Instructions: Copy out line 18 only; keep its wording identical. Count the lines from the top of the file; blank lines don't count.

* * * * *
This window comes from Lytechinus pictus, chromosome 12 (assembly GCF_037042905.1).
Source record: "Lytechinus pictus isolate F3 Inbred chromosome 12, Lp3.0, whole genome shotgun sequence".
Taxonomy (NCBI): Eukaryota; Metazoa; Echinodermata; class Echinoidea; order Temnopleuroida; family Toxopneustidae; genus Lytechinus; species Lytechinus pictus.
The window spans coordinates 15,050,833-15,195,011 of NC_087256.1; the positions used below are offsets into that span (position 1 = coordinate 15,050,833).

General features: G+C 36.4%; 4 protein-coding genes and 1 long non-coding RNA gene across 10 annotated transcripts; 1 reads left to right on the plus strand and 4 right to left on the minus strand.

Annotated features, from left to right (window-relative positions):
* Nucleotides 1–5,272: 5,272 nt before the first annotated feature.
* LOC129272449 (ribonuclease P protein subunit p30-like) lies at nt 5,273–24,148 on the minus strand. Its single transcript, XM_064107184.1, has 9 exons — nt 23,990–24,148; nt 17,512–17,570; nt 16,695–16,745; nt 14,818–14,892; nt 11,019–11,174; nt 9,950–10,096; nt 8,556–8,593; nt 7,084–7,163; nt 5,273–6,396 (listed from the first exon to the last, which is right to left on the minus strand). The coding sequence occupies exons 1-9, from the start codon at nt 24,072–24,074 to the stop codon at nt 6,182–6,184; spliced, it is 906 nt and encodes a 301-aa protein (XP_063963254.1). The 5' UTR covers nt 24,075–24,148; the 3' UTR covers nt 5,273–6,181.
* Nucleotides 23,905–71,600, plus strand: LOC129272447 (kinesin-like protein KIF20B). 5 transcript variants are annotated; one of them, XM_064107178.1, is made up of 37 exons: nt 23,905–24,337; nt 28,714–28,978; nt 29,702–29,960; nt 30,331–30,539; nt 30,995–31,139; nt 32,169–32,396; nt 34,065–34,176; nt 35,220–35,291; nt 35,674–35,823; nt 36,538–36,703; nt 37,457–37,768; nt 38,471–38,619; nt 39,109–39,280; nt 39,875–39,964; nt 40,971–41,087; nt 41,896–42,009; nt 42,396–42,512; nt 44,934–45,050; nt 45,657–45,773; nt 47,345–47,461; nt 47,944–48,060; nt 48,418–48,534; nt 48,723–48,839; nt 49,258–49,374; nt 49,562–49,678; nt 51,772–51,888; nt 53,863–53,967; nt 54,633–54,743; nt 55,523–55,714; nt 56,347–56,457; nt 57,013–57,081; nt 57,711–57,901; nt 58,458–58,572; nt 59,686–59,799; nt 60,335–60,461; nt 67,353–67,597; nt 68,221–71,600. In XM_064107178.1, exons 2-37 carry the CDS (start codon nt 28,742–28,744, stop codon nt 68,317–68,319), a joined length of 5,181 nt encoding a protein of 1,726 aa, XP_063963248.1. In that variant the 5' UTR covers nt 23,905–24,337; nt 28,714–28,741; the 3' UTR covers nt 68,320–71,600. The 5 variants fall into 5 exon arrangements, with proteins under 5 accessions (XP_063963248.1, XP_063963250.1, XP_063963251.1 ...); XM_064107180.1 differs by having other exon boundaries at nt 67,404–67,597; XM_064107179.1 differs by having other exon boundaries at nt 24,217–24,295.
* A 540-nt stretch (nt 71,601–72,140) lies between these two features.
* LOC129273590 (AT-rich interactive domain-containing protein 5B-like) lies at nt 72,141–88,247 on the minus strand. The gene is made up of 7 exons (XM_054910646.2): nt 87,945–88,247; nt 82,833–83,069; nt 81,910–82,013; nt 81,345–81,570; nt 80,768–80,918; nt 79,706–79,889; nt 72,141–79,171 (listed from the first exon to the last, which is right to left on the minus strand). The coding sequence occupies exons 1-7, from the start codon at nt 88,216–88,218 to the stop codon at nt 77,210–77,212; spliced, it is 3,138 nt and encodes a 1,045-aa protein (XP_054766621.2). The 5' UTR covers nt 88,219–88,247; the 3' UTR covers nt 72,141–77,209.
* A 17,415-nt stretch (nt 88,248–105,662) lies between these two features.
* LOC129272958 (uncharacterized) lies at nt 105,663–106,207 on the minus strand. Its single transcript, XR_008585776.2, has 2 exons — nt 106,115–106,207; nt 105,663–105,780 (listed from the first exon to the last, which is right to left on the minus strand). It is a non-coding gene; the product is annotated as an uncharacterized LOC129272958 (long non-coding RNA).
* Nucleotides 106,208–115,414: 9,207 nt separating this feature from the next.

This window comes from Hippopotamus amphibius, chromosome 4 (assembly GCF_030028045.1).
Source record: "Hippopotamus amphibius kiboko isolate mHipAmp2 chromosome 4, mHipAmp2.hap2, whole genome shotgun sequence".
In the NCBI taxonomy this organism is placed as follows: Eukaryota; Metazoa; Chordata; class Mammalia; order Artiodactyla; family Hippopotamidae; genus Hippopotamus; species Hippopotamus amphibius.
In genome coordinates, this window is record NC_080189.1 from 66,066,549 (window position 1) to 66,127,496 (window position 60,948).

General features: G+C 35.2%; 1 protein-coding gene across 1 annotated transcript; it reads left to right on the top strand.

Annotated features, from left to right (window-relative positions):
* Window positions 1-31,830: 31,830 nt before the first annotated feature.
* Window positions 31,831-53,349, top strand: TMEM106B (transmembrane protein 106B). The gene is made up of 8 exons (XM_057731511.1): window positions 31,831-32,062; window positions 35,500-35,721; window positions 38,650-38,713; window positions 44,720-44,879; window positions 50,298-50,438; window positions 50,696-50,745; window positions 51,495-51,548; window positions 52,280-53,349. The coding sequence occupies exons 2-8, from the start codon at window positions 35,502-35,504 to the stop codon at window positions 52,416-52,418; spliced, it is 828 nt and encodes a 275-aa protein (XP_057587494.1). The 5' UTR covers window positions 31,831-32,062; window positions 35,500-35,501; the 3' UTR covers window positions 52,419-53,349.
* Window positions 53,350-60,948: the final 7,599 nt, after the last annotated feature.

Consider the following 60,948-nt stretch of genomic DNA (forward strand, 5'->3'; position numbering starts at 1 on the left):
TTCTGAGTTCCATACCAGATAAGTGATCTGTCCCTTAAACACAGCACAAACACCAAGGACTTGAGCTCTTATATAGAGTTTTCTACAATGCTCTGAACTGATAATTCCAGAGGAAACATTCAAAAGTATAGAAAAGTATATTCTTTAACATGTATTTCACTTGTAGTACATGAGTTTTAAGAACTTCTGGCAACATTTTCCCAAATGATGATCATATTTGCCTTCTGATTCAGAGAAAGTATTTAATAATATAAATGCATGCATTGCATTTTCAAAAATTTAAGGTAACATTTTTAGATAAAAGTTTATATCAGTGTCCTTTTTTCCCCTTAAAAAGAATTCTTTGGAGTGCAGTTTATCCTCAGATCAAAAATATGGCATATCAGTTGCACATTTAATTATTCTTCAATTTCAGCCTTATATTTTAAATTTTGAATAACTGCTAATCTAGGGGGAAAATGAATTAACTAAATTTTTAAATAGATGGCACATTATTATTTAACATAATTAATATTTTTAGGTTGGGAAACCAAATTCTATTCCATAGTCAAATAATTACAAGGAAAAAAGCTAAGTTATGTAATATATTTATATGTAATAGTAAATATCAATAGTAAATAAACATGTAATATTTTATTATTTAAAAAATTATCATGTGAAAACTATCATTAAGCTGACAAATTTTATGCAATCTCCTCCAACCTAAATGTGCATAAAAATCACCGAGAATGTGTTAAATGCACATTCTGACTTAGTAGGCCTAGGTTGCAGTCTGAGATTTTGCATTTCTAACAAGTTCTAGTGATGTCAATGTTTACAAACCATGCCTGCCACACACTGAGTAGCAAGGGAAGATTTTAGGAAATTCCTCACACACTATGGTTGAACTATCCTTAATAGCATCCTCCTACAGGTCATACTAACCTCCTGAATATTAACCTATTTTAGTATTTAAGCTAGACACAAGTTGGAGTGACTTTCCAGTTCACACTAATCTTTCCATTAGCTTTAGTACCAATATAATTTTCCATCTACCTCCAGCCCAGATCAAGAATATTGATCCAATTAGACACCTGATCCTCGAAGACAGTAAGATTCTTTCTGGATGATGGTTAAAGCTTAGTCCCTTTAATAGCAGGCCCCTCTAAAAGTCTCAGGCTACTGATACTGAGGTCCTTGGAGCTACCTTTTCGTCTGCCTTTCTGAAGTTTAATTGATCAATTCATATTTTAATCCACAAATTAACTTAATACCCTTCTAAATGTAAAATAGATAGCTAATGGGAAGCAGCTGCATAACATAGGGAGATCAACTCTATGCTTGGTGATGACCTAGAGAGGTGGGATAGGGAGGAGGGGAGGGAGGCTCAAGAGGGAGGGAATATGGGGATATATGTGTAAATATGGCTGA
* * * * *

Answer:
In genome coordinates, this window is record NC_080189.1 from 66,066,549 (window position 1) to 66,127,496 (window position 60,948).